All children get sick at one point or another and that’s to be expected, but why do children get the common cold so much? Compared to adults, the number of times per year a child will likely catch a cold is double. Before you can understand why that is, you’ve got to understand how a cold works from the inside out.
What Causes a Cold?
Colds are caused by a type of rhinovirus that’s highly contagious. The virus is carried in droplets that become airborne. You can breathe them in, get them in your eyes, nose, or mouth, or even touch a surface with droplets and then touch your face. Common colds are very easy to catch because the virus spreads so rapidly. Colds are not caused by the weather, but more time spent inside in the winter does raise the number of cases.
Additionally, a common cold can spread extremely rapidly in schools and communities, which puts children at a greater risk for a common cold. Additionally, younger children are still developing autoimmune responses to common pathogens and are more likely to get consistent infections.
Signs and Symptoms
A cold typically brings headache, sore throat, runny nose, and sneezing. Some younger children might also suffer from a low-grade fever and loss of appetite. The first symptom is usually a sore throat, and the rest quickly follow. Your child might also be more tired and feel general muscle soreness.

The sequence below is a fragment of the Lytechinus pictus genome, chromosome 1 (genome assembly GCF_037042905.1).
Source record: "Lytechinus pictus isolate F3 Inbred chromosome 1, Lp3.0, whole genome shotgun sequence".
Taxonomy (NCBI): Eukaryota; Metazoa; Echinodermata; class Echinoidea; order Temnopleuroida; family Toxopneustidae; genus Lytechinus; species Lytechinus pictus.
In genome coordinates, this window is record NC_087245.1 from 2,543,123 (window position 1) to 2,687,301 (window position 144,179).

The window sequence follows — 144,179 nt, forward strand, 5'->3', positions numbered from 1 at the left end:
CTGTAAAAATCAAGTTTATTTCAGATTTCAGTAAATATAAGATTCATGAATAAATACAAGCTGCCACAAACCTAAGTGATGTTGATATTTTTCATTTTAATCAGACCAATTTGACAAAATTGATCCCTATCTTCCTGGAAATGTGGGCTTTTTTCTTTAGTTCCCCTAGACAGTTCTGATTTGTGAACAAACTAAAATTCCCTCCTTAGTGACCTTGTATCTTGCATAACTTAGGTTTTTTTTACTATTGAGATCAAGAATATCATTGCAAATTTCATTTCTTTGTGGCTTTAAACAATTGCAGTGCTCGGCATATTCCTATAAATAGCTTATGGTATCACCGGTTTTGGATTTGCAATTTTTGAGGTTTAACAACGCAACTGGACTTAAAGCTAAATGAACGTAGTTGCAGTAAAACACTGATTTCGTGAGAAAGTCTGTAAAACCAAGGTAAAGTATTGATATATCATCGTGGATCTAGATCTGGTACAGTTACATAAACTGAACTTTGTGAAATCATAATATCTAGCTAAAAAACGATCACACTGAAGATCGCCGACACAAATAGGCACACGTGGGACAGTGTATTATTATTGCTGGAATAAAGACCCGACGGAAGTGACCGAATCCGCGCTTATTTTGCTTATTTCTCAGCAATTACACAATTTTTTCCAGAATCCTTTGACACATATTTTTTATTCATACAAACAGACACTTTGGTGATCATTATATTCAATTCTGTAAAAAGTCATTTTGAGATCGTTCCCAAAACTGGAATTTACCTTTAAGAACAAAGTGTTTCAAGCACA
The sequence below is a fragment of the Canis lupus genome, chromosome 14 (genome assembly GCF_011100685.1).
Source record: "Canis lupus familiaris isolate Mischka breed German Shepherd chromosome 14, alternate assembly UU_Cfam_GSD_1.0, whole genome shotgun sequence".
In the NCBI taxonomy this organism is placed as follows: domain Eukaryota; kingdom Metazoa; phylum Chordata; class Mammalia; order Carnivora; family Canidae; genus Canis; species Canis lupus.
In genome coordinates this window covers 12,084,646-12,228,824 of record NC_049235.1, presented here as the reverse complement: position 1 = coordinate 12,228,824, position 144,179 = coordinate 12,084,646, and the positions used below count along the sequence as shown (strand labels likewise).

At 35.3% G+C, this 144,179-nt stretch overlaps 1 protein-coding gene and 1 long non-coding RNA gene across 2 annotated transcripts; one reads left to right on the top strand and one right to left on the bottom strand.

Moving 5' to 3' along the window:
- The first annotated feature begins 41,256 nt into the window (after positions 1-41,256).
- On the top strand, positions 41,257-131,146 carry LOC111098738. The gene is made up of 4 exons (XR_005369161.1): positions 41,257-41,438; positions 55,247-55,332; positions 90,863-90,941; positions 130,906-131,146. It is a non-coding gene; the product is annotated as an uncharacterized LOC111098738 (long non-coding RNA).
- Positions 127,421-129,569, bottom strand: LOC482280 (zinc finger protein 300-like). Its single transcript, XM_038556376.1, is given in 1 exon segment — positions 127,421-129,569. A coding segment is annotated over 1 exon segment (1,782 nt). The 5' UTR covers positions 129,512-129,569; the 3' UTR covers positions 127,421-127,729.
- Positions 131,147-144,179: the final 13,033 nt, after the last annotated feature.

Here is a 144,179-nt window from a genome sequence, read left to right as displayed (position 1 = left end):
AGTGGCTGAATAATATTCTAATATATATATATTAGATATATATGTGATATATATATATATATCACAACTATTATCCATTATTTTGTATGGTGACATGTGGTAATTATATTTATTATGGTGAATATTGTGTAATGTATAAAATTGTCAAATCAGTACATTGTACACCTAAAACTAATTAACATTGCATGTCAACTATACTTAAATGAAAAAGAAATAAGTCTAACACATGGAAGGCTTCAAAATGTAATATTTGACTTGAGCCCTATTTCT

There is no cure for a cold, but you can manage the symptoms. Over the counter cold medicines, cough drops, and pain relievers are helpful is making a cold more manageable. You should always consult with your child’s pediatrician to confirm the correct dosing for any medication you buy over the counter. Keep your child home from school so they can rest. This will also prevent getting other children sick! Colds are most contagious 2-4 days after symptoms begin. Encourage your child to drink plenty of fluids so they’re able to recover more quickly.
Preventing a cold is not always possible, but that doesn’t mean you can’t try! Hand hygiene is the most important aspect of prevention. Teach your child to wash their hands regularly throughout the day. Each handwashing session should last for 20 seconds and include lathering the backs of their hands, between their fingers, and their palms. Children shouldn’t share food, drinks, or school supplies, especially during peak flu season.
It’s not possible to protect your kid from ever getting sick, but every parent wants to try! If your child begins to show symptoms of a cold or other illness, take them to a local urgent care center to rule out more severe conditions that require prescription medication.